As Free As the Squirrels
No other humanist discipline has undergone as rigorous a self-examination as the visual arts. Well above and beyond an investigation into the nature of its being, the field of art has gone so far as to canonize works of so-called “anti-art.” From the 1917 debut of Duchamp’s infamous Fountain, which consisted of simply a urinal bearing a signature, to the sustained assault on visuality waged by conceptual artists, art by all accounts should have succumbed to its self-willed dismantling quite a while ago. Needless to say, this has yet to pass. Through earnest efforts artists have, however, expanded art’s definition to the point where art is no longer a discrete class of objects or activities but instead a way of looking; art as a process of self-reflexive meaning-making, one that need not be mediated by illusionistic representation. A small tin of shit proudly produced and canned by the artist, Piero Manzoni himself, or a piece of candy courtesy of Felix Gonzalez-Torres are but two beautiful birds in a forest of signs that would render our existence legible. But despite exercising its right to remain silent, gregariously flirting with the irrational, and reveling in illegibility, art is still plagued with making sense in what is less a forest of signs and more a semiotic jungle as any and all things may assume a meaning no longer reserved for the more traditional work of art.
Tell me why the ivy twines? As if Trisha Donnelly’s art needs a reason. Like ivy, Donnelly’s work is as it does. Now that art is no longer a privileged site of meaning, Donnelly is as free as the squirrels to produce art whose justification would be its mere existence. Given that meaning may be produced with or without it, Donnelly is the first to admit that no one needs her art. In exchange, she has carte blanche to roam the highways, byways and interstellar lo-ways of thought with nary a care as to what makes sense save to her.
Calling hers a “body” of work is almost claiming too much coherence for a highly heterogeneous output that includes drawings, photographs, audio works, sculptures, events (Donnelly is very wary of the term performance), and videos. Although it is tempting to cast her as the consummate post-medium artist, in her case that is already an over-determined category, for Donnelly genuinely has no medium. If anything she is a pre-medium artist, where “medium” could just as soon refer to a psychic. Not overly concerned with form, her art is the precipitate of a belief system fashioned within a web of signification where logic and superstition are virtually indistinguishable. When posed before any of her work, the question of why becomes interchangeable with why not. Donnelly has developed a form of martial arts and given lectures describing an alternate dimension. The latter, entitled THE 11th PRISMATIC, betrays her penchant for the rites and rituals of explanation in a broader sense.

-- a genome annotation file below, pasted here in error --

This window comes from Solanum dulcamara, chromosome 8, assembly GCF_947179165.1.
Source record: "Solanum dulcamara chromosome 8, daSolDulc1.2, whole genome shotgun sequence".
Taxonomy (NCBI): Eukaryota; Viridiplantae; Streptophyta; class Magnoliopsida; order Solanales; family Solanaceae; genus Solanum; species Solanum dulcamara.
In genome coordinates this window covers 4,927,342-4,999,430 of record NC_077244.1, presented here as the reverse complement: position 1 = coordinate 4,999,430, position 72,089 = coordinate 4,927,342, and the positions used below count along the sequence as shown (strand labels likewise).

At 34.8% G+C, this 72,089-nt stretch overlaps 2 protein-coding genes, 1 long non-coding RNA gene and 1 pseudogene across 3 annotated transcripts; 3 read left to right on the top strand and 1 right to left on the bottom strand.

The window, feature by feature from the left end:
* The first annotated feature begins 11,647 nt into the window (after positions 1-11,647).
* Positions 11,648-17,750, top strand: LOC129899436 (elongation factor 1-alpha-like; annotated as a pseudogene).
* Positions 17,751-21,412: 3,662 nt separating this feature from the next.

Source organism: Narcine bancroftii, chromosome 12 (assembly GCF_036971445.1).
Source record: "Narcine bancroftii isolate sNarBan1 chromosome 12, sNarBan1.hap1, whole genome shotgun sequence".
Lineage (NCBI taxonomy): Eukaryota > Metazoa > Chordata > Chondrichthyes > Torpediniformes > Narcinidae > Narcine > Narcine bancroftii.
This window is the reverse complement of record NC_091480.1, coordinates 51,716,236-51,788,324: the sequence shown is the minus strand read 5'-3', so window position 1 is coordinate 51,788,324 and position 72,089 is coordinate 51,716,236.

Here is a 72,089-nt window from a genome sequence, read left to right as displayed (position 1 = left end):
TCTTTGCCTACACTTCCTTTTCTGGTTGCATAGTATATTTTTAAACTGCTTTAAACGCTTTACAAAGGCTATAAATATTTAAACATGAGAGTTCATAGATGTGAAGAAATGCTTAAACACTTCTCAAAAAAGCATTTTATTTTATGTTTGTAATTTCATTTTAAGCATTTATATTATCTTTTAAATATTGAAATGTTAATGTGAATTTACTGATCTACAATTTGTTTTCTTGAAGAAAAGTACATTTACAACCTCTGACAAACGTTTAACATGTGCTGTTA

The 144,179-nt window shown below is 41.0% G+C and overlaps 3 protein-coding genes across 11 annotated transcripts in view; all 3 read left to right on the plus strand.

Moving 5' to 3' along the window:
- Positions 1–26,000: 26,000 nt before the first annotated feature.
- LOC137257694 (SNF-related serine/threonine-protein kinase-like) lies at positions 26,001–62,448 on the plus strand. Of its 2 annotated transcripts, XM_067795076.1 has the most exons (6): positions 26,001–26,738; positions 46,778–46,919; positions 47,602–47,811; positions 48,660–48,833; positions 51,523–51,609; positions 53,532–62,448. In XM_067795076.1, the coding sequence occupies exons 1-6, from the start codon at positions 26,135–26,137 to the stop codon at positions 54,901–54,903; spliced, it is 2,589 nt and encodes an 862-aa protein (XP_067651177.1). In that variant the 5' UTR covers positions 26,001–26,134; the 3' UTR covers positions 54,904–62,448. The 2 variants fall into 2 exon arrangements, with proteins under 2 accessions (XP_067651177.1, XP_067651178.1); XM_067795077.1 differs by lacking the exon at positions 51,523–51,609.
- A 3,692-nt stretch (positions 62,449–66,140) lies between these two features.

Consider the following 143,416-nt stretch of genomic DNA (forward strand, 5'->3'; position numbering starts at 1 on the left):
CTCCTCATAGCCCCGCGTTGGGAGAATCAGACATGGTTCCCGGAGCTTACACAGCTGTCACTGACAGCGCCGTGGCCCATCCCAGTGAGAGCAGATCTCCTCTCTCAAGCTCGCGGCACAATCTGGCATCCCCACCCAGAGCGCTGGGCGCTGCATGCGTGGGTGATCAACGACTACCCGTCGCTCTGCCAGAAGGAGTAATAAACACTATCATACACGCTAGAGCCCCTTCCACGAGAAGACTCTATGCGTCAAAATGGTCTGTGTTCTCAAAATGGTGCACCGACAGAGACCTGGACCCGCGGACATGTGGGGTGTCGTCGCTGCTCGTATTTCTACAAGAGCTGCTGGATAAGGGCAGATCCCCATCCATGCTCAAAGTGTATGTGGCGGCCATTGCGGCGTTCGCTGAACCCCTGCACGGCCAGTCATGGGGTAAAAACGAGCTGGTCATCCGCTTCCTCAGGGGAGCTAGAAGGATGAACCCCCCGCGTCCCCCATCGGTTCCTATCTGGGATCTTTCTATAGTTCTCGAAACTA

While much of the work is performative in nature, Donnelly avoids any relationship to an audience that the designation “performance artist” might imply. In addition, Donnelly’s art, for all its freedom, tends to assume relatively conventional forms. In this respect it is very much legible as an art that, once slandered for being cryptic and hermetic, would now cite these terms as new-found inalienable rights. Any charges of obscurity are predicated on a claim to disclosure that Donnelly never undersigned. Instead, Donnelly would take stock in an artistic legacy whose liberatory potential has become, by her standards, over-burdened with a self-consciousness symptomatic of an excess of meaning; an excess she would prefer to convert into beliefs ranging from quizzical to outlandish. The result is an art that can be whatever. Accordingly, what she may do when invited to exhibit is often anyone’s guess. The choice of attire (cocktail, festive, proper, black tie) for attendance at the opening, per TD, is yours.